(Adds quotes from couple, governor, prizes, colour)
By James Kilner
ULYANOVSK, Russia, Sept 12 (Reuters) - The governor of a central Russian province urged couples to skip work on Wednesday and make love instead to help boost Russia’s low birth-rate.
And if a woman gives birth in exactly nine months time — on Russia’s national day on June 12 — she will qualify for a prize, perhaps even winning a new home.
"It’s normally something for the home — a fridge or a television set," Yelena Yakovleva at the Ulyanovsk regional administration press office, said.
"It doesn’t matter if it’s a girl or a boy."
Newly-weds Karina and Anton Bukhanovsky walked hand in hand down the main street of the regional capital of Ulyanovsk. They live in St Petersburg but travelled to Ulyanovsk to soak up the atmosphere on Wednesday.
"I used to live here," said Karina, aged 19.
"We plan to come back on the same day next year and try for a baby and the prize nine months later," she said.
Anton, aged 21, kissed her gently on the cheek and they strolled off arm in arm.
Regional governor Sergei Morozov told employers to contribute to a Kremlin campaign to boost the birth rate by giving couples Wednesday off to have sex.
Russia wants to reverse a trend in which the population is shrinking by about 700,000 people a year as births fail to outpace a high death rate boosted by AIDS, alcoholism and suicide.
This is the third year Ulyanovsk region, famous as the birthplace of Soviet state founder Vladimir Lenin, has dedicated a day to encouraging couples to produce more babies.
Prizes will extend equally to unwed women who produce children on the right day, though the biggest prizes will go to married couples.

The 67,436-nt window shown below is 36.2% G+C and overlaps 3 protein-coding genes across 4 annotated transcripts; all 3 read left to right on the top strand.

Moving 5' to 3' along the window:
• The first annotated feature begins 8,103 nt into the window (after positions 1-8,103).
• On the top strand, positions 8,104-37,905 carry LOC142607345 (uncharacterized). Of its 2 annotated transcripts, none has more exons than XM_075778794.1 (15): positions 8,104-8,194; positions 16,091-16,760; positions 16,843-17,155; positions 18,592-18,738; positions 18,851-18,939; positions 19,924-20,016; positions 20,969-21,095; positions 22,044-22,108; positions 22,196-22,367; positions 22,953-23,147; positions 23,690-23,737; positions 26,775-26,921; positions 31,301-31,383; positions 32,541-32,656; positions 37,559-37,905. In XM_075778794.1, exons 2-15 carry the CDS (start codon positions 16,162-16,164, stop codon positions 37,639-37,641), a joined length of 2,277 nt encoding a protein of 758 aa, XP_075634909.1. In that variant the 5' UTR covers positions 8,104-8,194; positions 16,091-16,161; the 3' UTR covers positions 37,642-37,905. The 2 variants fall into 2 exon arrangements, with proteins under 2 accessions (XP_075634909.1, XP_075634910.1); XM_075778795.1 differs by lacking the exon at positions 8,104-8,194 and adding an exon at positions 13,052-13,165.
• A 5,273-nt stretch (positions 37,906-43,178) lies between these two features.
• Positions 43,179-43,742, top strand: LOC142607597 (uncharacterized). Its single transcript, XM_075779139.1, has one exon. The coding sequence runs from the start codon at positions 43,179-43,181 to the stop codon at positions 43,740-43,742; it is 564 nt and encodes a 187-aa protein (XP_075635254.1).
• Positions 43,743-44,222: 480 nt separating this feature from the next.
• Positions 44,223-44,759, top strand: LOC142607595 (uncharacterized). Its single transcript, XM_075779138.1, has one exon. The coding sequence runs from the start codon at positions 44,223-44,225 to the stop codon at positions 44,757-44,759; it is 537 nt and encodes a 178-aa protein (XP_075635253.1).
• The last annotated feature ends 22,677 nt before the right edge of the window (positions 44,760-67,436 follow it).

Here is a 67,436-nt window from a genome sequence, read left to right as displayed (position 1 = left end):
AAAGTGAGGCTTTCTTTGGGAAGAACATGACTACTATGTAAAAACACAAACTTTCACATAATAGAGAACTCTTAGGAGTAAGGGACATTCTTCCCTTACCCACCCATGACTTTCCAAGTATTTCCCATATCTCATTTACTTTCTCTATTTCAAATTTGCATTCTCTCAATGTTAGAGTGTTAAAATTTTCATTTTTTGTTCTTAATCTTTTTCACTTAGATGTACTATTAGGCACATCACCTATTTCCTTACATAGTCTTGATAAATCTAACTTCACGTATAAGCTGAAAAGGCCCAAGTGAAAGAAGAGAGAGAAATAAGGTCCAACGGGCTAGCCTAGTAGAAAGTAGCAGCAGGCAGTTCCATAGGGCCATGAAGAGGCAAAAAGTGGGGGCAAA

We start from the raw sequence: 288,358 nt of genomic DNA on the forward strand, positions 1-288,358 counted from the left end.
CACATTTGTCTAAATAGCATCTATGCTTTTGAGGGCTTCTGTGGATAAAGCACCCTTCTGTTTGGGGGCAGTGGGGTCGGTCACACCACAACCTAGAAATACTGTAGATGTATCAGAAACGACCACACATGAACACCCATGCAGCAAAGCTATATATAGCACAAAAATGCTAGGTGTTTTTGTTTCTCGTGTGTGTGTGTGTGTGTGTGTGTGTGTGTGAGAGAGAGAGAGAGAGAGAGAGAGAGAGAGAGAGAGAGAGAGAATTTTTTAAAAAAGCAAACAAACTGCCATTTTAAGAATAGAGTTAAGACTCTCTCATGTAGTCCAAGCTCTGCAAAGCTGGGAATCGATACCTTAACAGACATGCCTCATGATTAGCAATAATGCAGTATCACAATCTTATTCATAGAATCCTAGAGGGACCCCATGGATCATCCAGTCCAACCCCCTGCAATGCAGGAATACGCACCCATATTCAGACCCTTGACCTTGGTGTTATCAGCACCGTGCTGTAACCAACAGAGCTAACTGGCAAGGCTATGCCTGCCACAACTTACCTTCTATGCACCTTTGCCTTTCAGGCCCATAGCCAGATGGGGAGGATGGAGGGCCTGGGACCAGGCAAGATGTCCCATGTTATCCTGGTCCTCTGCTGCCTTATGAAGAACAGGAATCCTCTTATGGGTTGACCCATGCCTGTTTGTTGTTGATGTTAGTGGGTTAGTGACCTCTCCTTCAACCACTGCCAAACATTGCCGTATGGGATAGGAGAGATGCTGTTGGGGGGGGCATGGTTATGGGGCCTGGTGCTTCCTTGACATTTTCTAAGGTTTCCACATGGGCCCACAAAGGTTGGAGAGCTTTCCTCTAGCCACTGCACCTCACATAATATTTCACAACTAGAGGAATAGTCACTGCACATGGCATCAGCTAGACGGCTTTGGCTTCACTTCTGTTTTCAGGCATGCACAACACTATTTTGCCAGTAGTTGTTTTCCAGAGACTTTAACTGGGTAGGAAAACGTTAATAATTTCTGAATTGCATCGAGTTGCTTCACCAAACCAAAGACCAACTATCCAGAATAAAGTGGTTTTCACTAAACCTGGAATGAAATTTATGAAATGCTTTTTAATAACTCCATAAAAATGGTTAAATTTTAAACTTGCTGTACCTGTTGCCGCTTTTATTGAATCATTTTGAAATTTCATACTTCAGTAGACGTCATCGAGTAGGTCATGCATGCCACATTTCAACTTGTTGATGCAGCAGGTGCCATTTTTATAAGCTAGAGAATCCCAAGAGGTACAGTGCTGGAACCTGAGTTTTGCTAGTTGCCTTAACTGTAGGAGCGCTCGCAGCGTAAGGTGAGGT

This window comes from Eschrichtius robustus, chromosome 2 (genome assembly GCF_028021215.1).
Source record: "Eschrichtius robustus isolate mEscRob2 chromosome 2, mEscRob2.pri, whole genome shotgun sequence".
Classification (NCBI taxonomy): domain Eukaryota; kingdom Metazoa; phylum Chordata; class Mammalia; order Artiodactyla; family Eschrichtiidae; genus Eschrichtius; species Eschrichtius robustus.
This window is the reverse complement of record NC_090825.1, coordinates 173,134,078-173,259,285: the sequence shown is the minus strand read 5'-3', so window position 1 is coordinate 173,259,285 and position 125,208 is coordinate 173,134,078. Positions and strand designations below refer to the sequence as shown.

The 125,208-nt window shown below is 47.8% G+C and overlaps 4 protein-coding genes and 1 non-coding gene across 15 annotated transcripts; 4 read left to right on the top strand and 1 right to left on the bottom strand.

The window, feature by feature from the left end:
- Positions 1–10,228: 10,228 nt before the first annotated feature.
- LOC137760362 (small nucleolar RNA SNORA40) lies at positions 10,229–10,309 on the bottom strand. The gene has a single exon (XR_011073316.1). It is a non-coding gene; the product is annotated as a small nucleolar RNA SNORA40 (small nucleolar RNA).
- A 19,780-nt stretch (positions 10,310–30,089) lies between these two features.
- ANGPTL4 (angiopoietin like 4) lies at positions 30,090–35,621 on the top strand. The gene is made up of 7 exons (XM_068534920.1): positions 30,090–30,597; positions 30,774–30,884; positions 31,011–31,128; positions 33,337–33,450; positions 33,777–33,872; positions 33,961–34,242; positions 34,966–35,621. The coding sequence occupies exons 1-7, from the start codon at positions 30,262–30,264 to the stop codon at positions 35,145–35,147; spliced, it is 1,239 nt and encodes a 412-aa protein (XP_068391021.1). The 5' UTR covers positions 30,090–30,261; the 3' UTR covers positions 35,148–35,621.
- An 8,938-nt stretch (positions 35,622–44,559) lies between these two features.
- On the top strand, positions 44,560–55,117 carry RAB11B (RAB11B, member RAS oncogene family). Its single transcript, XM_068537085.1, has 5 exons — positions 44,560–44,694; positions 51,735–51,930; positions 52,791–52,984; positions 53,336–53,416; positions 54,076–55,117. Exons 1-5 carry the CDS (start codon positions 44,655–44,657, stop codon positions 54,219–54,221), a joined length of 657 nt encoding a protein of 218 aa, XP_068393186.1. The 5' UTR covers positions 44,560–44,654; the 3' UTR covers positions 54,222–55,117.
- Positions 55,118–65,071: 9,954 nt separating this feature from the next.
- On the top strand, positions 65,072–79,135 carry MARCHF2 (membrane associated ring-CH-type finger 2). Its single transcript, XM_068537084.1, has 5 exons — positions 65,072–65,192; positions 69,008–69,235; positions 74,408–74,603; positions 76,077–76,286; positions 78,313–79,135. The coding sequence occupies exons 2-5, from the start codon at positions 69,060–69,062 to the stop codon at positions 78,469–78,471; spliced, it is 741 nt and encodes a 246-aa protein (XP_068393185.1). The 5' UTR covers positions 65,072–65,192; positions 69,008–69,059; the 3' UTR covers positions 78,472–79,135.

On Russia Day this year, a family won a jeep after their fourth baby was born on the holiday.
Next year, the top prizes will include an apartment, Morozov told Reuters. "We need more people," he said.
This year a record 78 babies were born on June 12 at the main hospital in the regional capital of Ulyanovsk, beating the 2006 total of 26, said chief doctor Andrei Malykh.
"The scheme is working. People want the prizes," he said.
A mass wedding and special lessons for children at school on how to deal with having a brother or sister are also planned in Ulyanovsk city, which is about 900 km (560 miles) from Moscow.
At the town’s central post office, a sign urges locals to write love letters for free to anywhere in Russia, with postage pre-paid.
This week First Deputy Prime Minister Dmitry Medvedev, a possible successor to President Vladimir Putin, said he wanted to stabilise the population at about 142 million by 2015 and boost it back to 145 million by 2025.